Friday, January 18, 2013

My New Favorite Soup

"Pumpkin soup.
The best you ever tasted.
Made by the Cat who slices up the pumpkin.
Made by the Squirrel who stirs in the water.
Made by the Duck who scoops up a pipkin of salt, and tips in just enough."

This is a quote from my very favorite autumn-themed children's book, Pumpkin Soup, by Helen Cooper.  It's about friends who learn a lesson about teamwork and living peacefully together.  When they do work well together, the result is amazing: the best pumpkin soup ever.

For years, my mouth has watered as I've read this book to my daughters.  Until recently, I had never had the chance to try pumpkin soup.  But now, I can say I have!  And it was the best I'd ever tasted.

Long ago, when the French controlled Haiti, they had a law that said only members of the upper class could eat soup, and apparently, this rule applied especially on New Year’s Day.  Then, in 1804, when Haiti became an independent country, Haitians started to eat soup.  I have been told that it was a way to demonstrate that everyone was equal.  To this day, it’s a widespread custom to eat soup on Independence Day in Haiti.  And, it’s not just any soup--it’s Pumpkin Soup.


We had the honor of joining the Joseph family in their home for soup on New Year's Day.  Over the five months that we have lived in Haiti, our friend, Junias, and his family have become more and more dear to us.  Junias talks to us openly about Haiti's culture, customs and lifestyle.  He welcomes conversations about faith and beliefs, and he has even shared his hopes and dreams for the future.  We are so thankful to call him and his brother, sister, and parents our friends. 

Junias said the soup that day was too spicy.  But, we enjoyed every spoonful!

Since New Year's Day, I've been eager to learn more about Haiti's history.  Here's a nuts-and-bolts account of what I've learned so far about Haiti's Independence Day...

The Haitian Revolution, which lasted for more than a decade, was a slave revolt in the French colony of Saint-Domingue, which culminated in the elimination of slavery there and the founding of the Haitian republic. The Haitian Revolution was the only slave revolt which led to the founding of a state. It was one of only two revolts in history (the American Revolution was the other one) to achieve permanent independence from a European colonial power before the 19th century.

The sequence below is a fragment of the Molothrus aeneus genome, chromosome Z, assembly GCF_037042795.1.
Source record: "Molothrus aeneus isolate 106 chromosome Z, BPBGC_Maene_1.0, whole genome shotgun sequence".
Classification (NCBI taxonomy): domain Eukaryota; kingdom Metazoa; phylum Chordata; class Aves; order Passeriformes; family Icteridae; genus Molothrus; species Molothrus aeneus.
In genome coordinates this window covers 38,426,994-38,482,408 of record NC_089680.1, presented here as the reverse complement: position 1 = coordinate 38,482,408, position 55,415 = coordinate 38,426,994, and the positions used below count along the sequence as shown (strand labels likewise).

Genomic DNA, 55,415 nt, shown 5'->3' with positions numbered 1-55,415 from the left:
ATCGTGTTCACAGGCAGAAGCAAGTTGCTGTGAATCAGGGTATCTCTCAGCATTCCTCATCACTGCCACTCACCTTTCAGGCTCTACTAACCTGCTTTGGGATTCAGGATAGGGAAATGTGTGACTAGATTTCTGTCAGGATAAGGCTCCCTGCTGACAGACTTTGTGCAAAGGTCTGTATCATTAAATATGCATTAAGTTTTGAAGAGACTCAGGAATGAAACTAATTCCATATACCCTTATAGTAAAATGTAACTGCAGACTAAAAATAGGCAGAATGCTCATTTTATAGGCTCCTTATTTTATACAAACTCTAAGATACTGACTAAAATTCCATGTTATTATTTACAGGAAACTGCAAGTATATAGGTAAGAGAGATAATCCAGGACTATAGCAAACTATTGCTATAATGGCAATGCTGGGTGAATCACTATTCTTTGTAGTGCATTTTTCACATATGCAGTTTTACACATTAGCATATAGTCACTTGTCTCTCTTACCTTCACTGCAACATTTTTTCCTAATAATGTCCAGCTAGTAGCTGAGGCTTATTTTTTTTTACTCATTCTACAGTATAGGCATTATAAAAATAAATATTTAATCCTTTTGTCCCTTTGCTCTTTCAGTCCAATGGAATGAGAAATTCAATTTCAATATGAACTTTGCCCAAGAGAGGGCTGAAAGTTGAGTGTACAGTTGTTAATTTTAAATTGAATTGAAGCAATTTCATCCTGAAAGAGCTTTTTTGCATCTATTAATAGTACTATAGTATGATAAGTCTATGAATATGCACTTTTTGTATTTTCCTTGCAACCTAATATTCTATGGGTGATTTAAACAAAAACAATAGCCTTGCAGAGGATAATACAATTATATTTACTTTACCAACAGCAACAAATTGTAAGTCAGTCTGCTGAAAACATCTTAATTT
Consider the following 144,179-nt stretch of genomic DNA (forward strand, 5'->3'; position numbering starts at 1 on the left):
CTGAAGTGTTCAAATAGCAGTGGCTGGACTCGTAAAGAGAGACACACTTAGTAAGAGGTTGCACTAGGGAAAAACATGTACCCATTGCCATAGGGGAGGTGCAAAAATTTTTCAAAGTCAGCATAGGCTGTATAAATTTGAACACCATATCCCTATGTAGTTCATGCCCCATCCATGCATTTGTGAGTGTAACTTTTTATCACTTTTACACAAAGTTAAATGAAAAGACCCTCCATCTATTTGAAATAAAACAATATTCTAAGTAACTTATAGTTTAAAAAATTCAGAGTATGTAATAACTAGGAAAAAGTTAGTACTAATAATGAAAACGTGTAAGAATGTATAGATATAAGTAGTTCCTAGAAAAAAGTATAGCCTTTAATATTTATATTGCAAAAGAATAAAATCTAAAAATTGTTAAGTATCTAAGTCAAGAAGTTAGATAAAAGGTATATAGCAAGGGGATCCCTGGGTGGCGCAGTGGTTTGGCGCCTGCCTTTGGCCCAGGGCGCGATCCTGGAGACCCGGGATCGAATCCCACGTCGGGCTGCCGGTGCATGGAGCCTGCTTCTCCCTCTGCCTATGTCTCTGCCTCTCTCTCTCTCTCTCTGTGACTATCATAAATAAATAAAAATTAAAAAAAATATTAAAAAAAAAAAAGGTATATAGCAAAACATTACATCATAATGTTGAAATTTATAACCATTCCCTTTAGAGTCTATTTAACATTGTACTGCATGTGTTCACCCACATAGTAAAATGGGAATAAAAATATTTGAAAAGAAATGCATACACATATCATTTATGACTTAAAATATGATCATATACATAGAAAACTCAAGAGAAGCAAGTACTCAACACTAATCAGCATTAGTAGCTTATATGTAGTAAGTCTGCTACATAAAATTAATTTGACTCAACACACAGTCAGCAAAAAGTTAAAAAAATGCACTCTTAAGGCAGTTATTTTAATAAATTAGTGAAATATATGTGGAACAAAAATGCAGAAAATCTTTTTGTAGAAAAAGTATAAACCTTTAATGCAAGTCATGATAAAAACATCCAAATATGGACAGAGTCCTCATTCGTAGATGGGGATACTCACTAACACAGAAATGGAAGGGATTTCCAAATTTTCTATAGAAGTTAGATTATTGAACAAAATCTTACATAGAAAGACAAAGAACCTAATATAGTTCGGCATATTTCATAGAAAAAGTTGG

Wikipedia says "it is generally considered the most successful slave rebellion ever to have occurred in the Americas and is a defining moment in the history of Africans in the New World."

The last battle of the Haitian Revolution, the Battle of Vertières, occurred on November 18, 1803, near Cap-Haïtien, which is the city I now live near.

On January 1, 1804, Haiti was declared a free republic (yay!).  This declaration was followed by a complete massacre of all white people who still lived on the island (yikes!).  

Oh, my.  

Thank goodness that 200-some years later we were welcomed here in peace and generosity on New Year's Day!

As I go about my days, I often wonder what Haiti would be like today if there had been no slavery... If the fighting for control of this island could have been resolved without so much bloodshed...

It's too bad they couldn't make up with each other like the cat, the squirrel, and the duck in Helen Cooper's book. 

I don't have a recipe for Haitian Pumpkin Soup, but I did find this recipe online if you're interested!

1 Peter 3:8-9
"Finally, all of you, live in harmony with one another; be sympathetic, love as brothers, be compassionate and humble.  Do not repay evil with evil or insult with insult, but with blessing, because to this you were called so that you may inherit a blessing."

1 comment:

  1. Really enjoy your sharing insights about Haitian culture. Have printed off the recipe to join some other cucurbit soup recipes I have.


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